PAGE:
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Poems for beginners 
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Post Poems for beginners
I've been thinking about starting this thread for a while. Actually Penelope gave me the idea or maybe it was hers from the start, I don't remember. It's also quite possible that Saffron has already done this at some point. My apologies if this is so.

Anyway, the idea is to post poems here that are fairly straightforward, accessible to those of us who don't read a lot of poetry and tend to be easily intimidated. We probably won't post any Shakespearean sonnets here any time soon, although they aren't as bad as you might think.

I like John Ciardi's idea that poems should be experienced like a figure skater's performance. Not analyzed like a specimen under glass. So as you're reading a poem, don't worry so much if you don't get something right away. Just go with it. The meaning may become apparent with the experience of reading it.

As such, I would suggest that comments go after the poems or even in spoiler tags so as not to influence the experience.


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Last edited by geo on Tue Apr 08, 2014 8:56 am, edited 2 times in total.



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Post Re: Poems for beginners
Richard Cory
by Edwin Arlington Robinson.

Whenever Richard Cory went downtown,
We people on the pavement looked at him:
He was a gentleman from sole to crown,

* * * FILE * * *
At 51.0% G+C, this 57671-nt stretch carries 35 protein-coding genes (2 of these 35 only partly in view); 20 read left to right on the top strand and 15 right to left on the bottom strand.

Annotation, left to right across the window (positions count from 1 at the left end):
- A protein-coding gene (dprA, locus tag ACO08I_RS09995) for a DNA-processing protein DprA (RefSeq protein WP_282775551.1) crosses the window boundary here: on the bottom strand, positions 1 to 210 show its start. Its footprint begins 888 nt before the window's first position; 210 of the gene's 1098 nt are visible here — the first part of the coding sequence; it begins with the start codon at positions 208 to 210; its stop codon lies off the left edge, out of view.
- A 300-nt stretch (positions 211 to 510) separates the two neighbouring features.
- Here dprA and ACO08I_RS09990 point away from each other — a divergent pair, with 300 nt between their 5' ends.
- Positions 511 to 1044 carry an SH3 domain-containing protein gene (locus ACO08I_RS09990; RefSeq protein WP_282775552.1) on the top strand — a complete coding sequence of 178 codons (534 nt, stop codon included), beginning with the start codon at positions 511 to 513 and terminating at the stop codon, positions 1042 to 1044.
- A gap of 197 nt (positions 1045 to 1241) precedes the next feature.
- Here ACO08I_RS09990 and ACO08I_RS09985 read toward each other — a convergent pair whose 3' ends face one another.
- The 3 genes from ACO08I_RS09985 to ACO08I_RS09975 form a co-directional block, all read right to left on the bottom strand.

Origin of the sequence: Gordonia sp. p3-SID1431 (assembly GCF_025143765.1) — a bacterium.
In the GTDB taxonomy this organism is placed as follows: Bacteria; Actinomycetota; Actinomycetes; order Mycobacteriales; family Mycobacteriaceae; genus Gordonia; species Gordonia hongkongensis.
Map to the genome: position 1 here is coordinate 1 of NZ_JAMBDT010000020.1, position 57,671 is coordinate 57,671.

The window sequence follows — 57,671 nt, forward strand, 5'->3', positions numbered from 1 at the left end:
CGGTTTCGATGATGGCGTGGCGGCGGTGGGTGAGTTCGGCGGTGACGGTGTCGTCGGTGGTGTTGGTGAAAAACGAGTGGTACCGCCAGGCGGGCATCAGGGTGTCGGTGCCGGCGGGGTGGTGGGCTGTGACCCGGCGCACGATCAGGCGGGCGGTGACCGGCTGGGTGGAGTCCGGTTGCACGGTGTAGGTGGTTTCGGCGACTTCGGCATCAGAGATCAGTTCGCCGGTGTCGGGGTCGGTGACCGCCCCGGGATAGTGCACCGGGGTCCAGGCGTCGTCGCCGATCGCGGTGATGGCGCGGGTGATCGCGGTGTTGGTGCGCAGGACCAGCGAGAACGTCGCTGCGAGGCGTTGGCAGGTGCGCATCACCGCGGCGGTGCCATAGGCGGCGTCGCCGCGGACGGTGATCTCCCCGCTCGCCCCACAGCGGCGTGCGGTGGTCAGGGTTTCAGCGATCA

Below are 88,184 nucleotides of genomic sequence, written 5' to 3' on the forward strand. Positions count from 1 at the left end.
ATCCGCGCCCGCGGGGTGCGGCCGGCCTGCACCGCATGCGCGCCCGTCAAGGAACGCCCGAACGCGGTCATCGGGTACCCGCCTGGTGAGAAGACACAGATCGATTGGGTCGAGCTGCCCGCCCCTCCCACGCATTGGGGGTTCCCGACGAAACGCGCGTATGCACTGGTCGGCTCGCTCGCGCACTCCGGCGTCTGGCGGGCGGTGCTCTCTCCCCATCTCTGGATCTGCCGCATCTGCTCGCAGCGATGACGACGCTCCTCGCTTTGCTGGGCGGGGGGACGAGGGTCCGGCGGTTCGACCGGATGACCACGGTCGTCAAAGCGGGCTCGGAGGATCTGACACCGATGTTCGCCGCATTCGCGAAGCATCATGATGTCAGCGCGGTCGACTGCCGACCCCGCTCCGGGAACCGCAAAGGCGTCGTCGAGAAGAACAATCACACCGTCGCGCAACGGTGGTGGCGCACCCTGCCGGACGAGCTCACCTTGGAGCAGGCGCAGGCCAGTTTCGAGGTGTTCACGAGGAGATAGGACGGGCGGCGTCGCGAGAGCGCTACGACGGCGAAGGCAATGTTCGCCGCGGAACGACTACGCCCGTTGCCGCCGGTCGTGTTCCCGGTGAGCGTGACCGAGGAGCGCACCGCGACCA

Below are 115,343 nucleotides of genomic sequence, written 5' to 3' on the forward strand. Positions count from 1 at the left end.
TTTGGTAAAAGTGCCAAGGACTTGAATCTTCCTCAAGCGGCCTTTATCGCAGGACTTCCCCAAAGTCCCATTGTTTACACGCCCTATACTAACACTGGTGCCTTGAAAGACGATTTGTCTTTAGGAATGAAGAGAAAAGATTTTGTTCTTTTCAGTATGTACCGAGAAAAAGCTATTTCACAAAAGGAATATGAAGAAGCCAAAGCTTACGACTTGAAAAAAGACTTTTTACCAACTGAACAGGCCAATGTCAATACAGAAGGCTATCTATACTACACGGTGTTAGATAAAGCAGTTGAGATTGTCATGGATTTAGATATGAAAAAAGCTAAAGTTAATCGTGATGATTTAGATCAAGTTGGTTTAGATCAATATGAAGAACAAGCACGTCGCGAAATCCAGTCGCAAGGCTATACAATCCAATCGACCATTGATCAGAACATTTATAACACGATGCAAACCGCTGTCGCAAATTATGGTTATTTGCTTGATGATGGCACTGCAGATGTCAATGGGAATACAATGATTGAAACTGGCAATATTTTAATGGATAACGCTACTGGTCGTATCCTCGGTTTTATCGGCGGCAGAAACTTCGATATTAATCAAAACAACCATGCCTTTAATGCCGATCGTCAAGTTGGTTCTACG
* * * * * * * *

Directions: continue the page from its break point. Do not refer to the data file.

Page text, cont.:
Clean-favored, and imperially slim.

And he was always quietly arrayed,
And he was always human when he talked;
But still he fluttered pulses when he said,
"Good-morning," and he glittered when he walked.

And he was rich – yes, richer than a king –
And admirably schooled in every grace:
In fine, we thought that he was everything
To make us wish that we were in his place.

So on we worked, and waited for the light,
And went without the meat, and cursed the bread;
And Richard Cory, one calm summer night,
Went home and put a bullet through his head.

The last line of this poem is the shocker. It puts everything you just read about Richard Cory in a whole new perspective. You, the reader, must reevaluate everything you've been told about Richard Cory with the significance of his final act.


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Tue Apr 08, 2014 8:54 am
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Post Re: Poems for beginners
Annabel Lee
by Edgar Allan Poe

It was many and many a year ago,
In a kingdom by the sea,
That a maiden there lived whom you may know
By the name of ANNABEL LEE;
And this maiden she lived with no other thought
Than to love and be loved by me.

I was a child and she was a child,
In this kingdom by the sea;
But we loved with a love that was more than love-
I and my Annabel Lee;
With a love that the winged seraphs of heaven
Coveted her and me.

And this was the reason that, long ago,
In this kingdom by the sea,
A wind blew out of a cloud, chilling
My beautiful Annabel Lee;
So that her highborn kinsman came
And bore her away from me,
To shut her up in a sepulchre
In this kingdom by the sea.

The angels, not half so happy in heaven,
Went envying her and me-
Yes!- that was the reason (as all men know,
In this kingdom by the sea)
That the wind came out of the cloud by night,
Chilling and killing my Annabel Lee.

But our love it was stronger by far than the love
Of those who were older than we-
Of many far wiser than we-
And neither the angels in heaven above,
Nor the demons down under the sea,